I'm fairly certain that if I was a child today, someone trained would have diagnosed me early on. I did not acknowledge my mother when she called my name and cried every time she combed my hair and attempted to put my socks on because both morning rituals caused excruciating pain. I spent hours sifting water and sand through my hands or obsessively painting black spots. I would have been seen standing next to Harrison Elementary School waiting desperately for recess to be over so we could get back to class while the other kids played chase or house together. I could correctly identify doric columns and flying buttresses as well as ethnic clothing from any known part of the world. I could also tell the difference between Crow, Blackfoot and Arapaho beadwork at an age when other kids were identifying Wile E Coyote or Fred Flintstone from Saturday morning cartoons.
And spinning. I loved to spin. Even at thirteen I spent a significant amount of time spinning. I got on well with adults and younger children but was terrified by my peers when I wasn't completely annoyed at them for breaking the rules or testing the limits. I was quick to correct them and spoiled more than one childhood reverie for my classmates including Santa Clause. I did not make eye contact, did not know how to ask questions or request help and the other girls referred to the language I did have as "stuck up". Experts would call it formal, idiosyncratic, pedantic.
I could go on but you get the point. As a child- I stood out. As an adult, I've been called intense and slightly eccentric by some, but most people don't really notice anything too unusual about me and no one would look at me and say "that lady is autistic."
Is it because I've been "cured" or somehow grew out of my autistic tendencies? The answer to that is a loud and unequivocal "NO". I have learned from my experiences, people's responses and through sheer hard work how to "fit in and fake it" when the occasion calls. It helps too that one of my special interests (autism) is also my career. I can obsess about my favorite subject in a way that society finds acceptable.
While I've learned neurotypical customs and language so that I can "pass" pretty darn well this does not mean my mind is wired to function like a neurotypical and that really is the problem when people talk about autism "cures" or undiagnosing someone. It assumes that the person suddenly can function in a neurotypical environment with the same ease as a neurotypical person when the truth is that fitting in can take herculean efforts.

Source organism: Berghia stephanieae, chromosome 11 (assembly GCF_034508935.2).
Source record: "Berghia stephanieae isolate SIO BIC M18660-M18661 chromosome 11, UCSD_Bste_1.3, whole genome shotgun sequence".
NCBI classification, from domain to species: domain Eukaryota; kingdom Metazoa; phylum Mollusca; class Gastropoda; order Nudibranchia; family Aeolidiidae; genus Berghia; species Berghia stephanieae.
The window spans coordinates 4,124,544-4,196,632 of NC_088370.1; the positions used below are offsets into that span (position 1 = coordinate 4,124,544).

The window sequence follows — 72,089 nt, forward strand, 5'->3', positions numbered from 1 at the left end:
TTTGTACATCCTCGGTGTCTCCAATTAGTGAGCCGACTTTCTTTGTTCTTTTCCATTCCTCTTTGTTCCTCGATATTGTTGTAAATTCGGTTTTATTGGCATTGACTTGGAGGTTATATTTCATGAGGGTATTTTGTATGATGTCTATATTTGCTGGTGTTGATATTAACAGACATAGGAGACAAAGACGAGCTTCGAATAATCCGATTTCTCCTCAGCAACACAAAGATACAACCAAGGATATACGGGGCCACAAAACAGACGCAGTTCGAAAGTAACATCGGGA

This kind of oversimplified "cure" thinking is based on the assumption that autism is a static "thing" and that this "thing" is the cause for all the "symptoms" or problems in an autistic person's life. The idea is that if we could only get rid of autism the way one eradicates a bacteria then the person would suddenly be healthy and whole.
But autism is not an isolated or static "thing". It's a distinctive hardwiring of the brain that infuses every aspect of a person's life at a fundamental level. In my experience as an autism evaluator and "expert" this hardwiring has a strong genetic component as these characteristics are so often also evident in the parents, siblings and extended family who ironically advocate for a cure in the first place.
These distinctive autistic characteristics that permeate the family genetics do NOT go away in the individuals who have supposedly been "cured".
This is because when people speak of a "cure" what they are unknowingly referring to is the fact that a secondary condition such as a gluten or casein intolerance or a vitamin or mineral deficiency has been successfully treated so the individual is better able to function to their fullest autistic potential.
Treating a secondary diagnosis can make a huge qualitative difference in a person's life. It can for example be the difference between being able to verbalize or not. It can be the difference between having seizures or not. It can be the difference between sleeping through the night or not. It can be the difference between having excruciating abdominal pain or not.